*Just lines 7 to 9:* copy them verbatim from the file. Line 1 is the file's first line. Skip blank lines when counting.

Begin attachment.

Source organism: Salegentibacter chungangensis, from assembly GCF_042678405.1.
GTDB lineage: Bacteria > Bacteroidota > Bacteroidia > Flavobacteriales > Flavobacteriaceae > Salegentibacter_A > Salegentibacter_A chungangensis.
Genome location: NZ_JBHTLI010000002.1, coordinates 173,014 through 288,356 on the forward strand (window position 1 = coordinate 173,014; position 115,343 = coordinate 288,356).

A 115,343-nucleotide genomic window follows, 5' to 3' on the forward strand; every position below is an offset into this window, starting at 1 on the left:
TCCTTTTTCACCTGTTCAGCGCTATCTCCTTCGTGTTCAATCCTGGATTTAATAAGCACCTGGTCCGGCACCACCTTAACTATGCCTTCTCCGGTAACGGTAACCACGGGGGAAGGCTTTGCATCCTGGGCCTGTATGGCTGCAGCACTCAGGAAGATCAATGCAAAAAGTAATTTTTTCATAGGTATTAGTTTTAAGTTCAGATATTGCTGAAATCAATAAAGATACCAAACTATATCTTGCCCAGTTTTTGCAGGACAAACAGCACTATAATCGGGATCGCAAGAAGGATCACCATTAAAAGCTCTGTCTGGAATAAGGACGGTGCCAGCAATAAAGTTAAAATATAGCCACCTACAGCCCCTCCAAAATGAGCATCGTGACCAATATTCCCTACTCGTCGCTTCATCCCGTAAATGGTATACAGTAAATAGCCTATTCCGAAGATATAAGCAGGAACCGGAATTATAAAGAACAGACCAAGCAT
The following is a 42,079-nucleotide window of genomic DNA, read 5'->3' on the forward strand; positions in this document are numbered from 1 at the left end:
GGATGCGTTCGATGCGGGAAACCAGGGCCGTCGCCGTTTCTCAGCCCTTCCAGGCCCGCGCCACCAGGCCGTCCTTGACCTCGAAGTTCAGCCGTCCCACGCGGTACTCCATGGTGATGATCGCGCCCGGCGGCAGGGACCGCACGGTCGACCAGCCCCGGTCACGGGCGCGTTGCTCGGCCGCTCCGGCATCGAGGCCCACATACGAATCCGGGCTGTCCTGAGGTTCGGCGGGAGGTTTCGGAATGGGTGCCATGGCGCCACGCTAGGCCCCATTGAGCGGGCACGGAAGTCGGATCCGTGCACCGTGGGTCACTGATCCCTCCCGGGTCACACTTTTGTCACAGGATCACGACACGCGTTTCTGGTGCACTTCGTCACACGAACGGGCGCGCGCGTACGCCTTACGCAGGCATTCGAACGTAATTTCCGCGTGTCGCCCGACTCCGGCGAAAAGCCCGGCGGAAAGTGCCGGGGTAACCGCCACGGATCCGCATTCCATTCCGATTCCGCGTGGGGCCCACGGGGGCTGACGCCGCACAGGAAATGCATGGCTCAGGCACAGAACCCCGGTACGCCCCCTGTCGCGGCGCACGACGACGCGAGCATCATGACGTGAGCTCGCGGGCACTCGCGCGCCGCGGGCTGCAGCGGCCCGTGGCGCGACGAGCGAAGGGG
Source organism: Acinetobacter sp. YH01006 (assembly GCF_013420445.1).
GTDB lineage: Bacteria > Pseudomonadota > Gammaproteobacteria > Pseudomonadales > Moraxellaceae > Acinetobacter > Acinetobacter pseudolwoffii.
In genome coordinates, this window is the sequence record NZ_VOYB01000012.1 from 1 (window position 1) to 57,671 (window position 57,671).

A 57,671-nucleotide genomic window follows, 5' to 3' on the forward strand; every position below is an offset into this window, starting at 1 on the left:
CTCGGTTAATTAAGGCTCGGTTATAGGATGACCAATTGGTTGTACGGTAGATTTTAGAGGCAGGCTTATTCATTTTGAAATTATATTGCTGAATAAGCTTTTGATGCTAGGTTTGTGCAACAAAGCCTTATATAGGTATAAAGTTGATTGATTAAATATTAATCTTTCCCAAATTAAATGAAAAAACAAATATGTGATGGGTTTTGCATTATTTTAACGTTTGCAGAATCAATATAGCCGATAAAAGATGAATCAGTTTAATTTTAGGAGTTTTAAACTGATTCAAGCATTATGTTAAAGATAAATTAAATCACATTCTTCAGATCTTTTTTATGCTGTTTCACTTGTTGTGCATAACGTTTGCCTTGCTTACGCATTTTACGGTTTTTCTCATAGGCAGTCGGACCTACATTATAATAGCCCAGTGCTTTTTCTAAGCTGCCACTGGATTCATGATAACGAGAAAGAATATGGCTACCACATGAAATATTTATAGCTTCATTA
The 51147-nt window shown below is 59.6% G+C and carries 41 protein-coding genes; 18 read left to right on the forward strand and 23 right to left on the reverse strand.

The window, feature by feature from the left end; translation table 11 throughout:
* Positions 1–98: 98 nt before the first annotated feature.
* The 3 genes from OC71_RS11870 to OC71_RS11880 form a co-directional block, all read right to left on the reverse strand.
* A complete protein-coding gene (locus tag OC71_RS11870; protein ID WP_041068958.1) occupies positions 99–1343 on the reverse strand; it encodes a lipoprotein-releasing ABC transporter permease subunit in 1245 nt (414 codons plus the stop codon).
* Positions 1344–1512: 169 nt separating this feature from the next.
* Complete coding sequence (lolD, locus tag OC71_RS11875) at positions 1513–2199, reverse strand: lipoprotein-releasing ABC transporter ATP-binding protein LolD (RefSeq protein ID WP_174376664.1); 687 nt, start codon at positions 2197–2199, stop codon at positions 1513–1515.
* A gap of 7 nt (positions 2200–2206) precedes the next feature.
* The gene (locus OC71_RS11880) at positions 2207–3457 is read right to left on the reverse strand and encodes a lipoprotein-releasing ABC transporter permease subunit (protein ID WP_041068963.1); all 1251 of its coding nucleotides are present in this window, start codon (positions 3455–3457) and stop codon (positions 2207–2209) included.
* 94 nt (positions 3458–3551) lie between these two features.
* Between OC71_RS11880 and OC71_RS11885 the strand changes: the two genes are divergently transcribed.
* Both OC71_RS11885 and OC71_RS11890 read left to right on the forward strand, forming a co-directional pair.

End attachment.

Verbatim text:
GGATGCGTTCGATGCGGGAAACCAGGGCCGTCGCCGTTTCTCAGCCCTTCCAGGCCCGCGCCACCAGGCCGTCCTTGACCTCGAAGTTCAGCCGTCCCACGCGGTACTCCATGGTGATGATCGCGCCCGGCGGCAGGGACCGCACGGTCGACCAGCCCCGGTCACGGGCGCGTTGCTCGGCCGCTCCGGCATCGAGGCCCACATACGAATCCGGGCTGTCCTGAGGTTCGGCGGGAGGTTTCGGAATGGGTGCCATGGCGCCACGCTAGGCCCCATTGAGCGGGCACGGAAGTCGGATCCGTGCACCGTGGGTCACTGATCCCTCCCGGGTCACACTTTTGTCACAGGATCACGACACGCGTTTCTGGTGCACTTCGTCACACGAACGGGCGCGCGCGTACGCCTTACGCAGGCATTCGAACGTAATTTCCGCGTGTCGCCCGACTCCGGCGAAAAGCCCGGCGGAAAGTGCCGGGGTAACCGCCACGGATCCGCATTCCATTCCGATTCCGCGTGGGGCCCACGGGGGCTGACGCCGCACAGGAAATGCATGGCTCAGGCACAGAACCCCGGTACGCCCCCTGTCGCGGCGCACGACGACGCGAGCATCATGACGTGAGCTCGCGGGCACTCGCGCGCCGCGGGCTGCAGCGGCCCGTGGCGCGACGAGCGAAGGGG
Source organism: Acinetobacter sp. YH01006 (assembly GCF_013420445.1).
GTDB lineage: Bacteria > Pseudomonadota > Gammaproteobacteria > Pseudomonadales > Moraxellaceae > Acinetobacter > Acinetobacter pseudolwoffii.